How Great Antagonist Examples Will Make Your Script a Page-Turner
We go to the movies and turn on the tv to root for our heroes, but the best movies and television have an antagonist that keeps you on the edge of your seat.
Great stories are built around great obstacles. If things are going smoothly for your characters then nobody will be sucked in. The antagonist is the source of conflict. Conflict creates drama. While we've covered internal and external conflict writing in this helpful primer, we haven't talked about how you manifest conflict specifically in your story.
Learning to write GREAT antagonists is how you can make your story a page-turner.
We all know antagonists as the villains in movies, but can you clearly define what’s an antagonist? Because that's the first step towards writing a truly great one.
Today we’re going to go over the antagonist definition, we'll learn about some antagonist examples, and get to the heart of the true antagonist meaning.
So throw on your black hat, whip out your maniacal laugh, and clench your fingers tight.
Let’s dissect some antagonists.
What Is An Antagonist?
It’s easy to think of antagonists are just the “bad guy” in lots of movies, but really what they’re there to do is apply pressure to the protagonists. Antagonists are an opposing force.
They’re not just the famous female villains and famous male villains, they’re usually the whole reason the story happens.
And sometimes they even win!
Let’s take a look at the etymology of the word before we get to their uses in a story.
The word antagonist comes from the Greek word, “antagonistes.” That roughly translates into “opponent, competitor, villain, enemy, rival.”
Consider how those words aren't all unfriendly. A competitor or rival can simply push you to be better than you are.
For the most part, the antagonist is the person or obstacle standing in the way of the protagonist.
Who Is the Antagonist?
So if you’re trying to fill in who’s the antagonist, first decide some things about the world, and then you'll know who naturally fits within it.
Does the antagonist have to be a person?
Look at projects like The Perfect Storm, The Last Man On Earth, and Castaway.
When you’re doing a screenplay that’s man v. nature when it comes to forms of internal and external conflict, your antagonist is nature. In a movie like The Revenant, your antagonist can be both man and nature.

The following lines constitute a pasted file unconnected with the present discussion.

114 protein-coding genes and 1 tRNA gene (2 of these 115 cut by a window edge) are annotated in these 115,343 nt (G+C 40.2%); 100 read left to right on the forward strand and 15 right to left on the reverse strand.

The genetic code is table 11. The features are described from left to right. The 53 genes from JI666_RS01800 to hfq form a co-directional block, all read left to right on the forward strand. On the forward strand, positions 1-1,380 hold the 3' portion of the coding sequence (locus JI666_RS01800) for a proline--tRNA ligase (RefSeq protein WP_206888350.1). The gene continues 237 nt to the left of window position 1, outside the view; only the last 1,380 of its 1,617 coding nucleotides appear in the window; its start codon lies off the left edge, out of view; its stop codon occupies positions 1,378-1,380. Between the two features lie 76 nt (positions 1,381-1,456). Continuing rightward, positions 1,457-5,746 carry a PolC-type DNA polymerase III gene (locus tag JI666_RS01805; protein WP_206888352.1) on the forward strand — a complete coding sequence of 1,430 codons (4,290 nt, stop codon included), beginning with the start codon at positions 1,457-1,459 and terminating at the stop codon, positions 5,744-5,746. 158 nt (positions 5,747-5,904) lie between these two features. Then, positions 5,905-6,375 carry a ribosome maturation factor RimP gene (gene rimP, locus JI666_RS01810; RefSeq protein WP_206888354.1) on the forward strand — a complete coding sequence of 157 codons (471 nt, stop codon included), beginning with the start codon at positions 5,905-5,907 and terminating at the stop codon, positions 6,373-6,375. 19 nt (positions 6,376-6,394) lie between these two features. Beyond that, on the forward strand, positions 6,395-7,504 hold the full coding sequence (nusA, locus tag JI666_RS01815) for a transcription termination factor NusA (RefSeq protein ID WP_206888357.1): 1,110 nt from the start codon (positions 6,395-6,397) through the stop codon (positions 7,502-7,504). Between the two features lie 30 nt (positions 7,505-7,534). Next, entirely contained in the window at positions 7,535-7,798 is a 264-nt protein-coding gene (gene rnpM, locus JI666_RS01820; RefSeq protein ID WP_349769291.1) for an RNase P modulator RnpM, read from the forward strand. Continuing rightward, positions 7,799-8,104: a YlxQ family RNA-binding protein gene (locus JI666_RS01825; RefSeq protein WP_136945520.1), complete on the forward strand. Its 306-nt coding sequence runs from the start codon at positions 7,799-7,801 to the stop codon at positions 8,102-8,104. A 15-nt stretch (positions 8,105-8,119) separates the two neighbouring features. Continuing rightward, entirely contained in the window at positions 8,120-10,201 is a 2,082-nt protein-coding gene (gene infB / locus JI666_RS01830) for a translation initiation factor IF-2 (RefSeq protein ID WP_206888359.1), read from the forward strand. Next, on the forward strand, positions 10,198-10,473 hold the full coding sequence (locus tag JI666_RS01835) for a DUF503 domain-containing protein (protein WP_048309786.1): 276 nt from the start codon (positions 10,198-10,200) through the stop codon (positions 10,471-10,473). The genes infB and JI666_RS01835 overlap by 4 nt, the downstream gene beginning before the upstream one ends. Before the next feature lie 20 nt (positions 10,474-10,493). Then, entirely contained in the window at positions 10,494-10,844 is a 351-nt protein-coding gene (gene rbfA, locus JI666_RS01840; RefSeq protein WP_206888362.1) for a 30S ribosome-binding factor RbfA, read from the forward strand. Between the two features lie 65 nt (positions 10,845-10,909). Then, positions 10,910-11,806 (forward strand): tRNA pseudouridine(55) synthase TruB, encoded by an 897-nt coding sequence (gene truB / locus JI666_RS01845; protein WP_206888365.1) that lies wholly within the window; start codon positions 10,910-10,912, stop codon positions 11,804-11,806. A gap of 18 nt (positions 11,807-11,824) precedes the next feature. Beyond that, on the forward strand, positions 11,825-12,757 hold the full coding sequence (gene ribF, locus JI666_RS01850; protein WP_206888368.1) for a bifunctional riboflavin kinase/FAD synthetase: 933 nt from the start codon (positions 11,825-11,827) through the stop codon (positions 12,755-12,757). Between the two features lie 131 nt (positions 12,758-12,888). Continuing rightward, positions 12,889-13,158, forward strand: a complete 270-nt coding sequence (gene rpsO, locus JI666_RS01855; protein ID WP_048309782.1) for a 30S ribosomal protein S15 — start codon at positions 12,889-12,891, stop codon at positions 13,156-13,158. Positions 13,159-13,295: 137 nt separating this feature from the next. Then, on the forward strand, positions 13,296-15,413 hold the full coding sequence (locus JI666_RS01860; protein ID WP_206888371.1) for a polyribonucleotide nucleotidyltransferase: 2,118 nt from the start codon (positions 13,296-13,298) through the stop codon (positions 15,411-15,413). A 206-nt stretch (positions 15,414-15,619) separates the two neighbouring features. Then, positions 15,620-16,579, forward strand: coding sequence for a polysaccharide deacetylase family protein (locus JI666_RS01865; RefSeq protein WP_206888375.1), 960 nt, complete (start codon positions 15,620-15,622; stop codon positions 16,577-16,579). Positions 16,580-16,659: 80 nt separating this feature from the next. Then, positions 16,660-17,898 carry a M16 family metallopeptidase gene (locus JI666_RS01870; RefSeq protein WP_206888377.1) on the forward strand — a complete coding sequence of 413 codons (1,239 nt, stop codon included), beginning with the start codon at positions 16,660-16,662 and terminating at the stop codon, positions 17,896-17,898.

Still, most projects we write have human antagonists or human-ish. Like aliens, anthropomorphic monsters, and/or toys that come alive.
Video is no longer available: www.youtube.com/watch?v=4YSAlGpGo34
Let’s check out some antagonist examples in movies to set your script up for success.
Antagonist Examples In Movies
A prototypical movie antagonist is "the big bad", a famous female villain or male villain whose goal lines up in direct contrast to the hero’s goal.
That’s easy to define in comic book movies like Captain America: First Avenger. The antagonist in that movie is the Red Skull, and his Nazi horde.
Of course, in a lot of adventure and action movies, the antagonist is clearly defined. You get your Hans Gruber, Thanos, and Joker.
But antagonists aren’t always as easy to define.
What about a movie like Good Will Hunting?
Aside from having such a random pun title, this movie is a straightforward drama. It’s about a genius trying to decide whether or not he should leave his friends behind while dealing with an entire life of trauma.
So who’s the villain here?
You could argue that both Sean and Lambeau have villainous tendencies. With Lambeau more focused on what Will can do for him.
Still, the antagonist in this movie might actually be what Will carries inside himself.
Once Will can forgive himself for his childhood traumas, and learn that it’s not his fault bad things happen, he’s able to accept the good things happening in his life.
Remember antagonists don’t have to be mustache-twirling jerks. Sometimes it’s better to figure out the deeper antagonistic obstacle for your characters.
What are some of your favorite movie villains of all time? Let me know in the comments.
Movies are great, but in television, you need antagonists for the week, the season, and the series.
Let’s look at a few antagonist examples in television.
Antagonist Examples in Television
Television is a behemoth when it comes to antagonist examples. Television series are either procedural or episodic. Procedural shows have a similar plot every week, so if you're a show like SVU or Criminal Minds, you might have an antagonist of the week.
While a show like Bob’s Burgers also has a funny situation of the week, it also employs an ongoing antagonist in Jimmy Pesto, Bob’s rival.
Episodic shows, like Breaking Bad, usually have an on-going villain or antagonist. In Breaking Bad, there’s a duality to it.
Walter White’s ongoing antagonist is money and family problems, while Heisenberg’s antagonists are the DEA, Gus, the Mexican Cartels, and eventually White Supremacists.
And isn't Walt a kind of antagonist in his own right? In terms of his relationship to some of the other characters in the story?
Breaking Bad did a great job of having both a seasonal villain and perennial ones, like the Gretchen and Elliot.
Still, limited series like True Detective are built around one antagonist.
Sure, there are antagonistic elements, but they’re always on the hunt for the big bad antagonist.
What are some of your favorite antagonist examples in television history? Let me know in the comments!
Summing Up What Is An Antagonist
Now that you know how to craft the proper antagonist, flip back and check out our post on protagonists that pop off the page.
We’re also conducting a ten-week free screenwriting seminar. Join in and get your antagonists on the page!
Regardless, I hope you’ve come to understand how to write a great antagonist through our antagonist examples.
I can’t wait to see what you put on the page!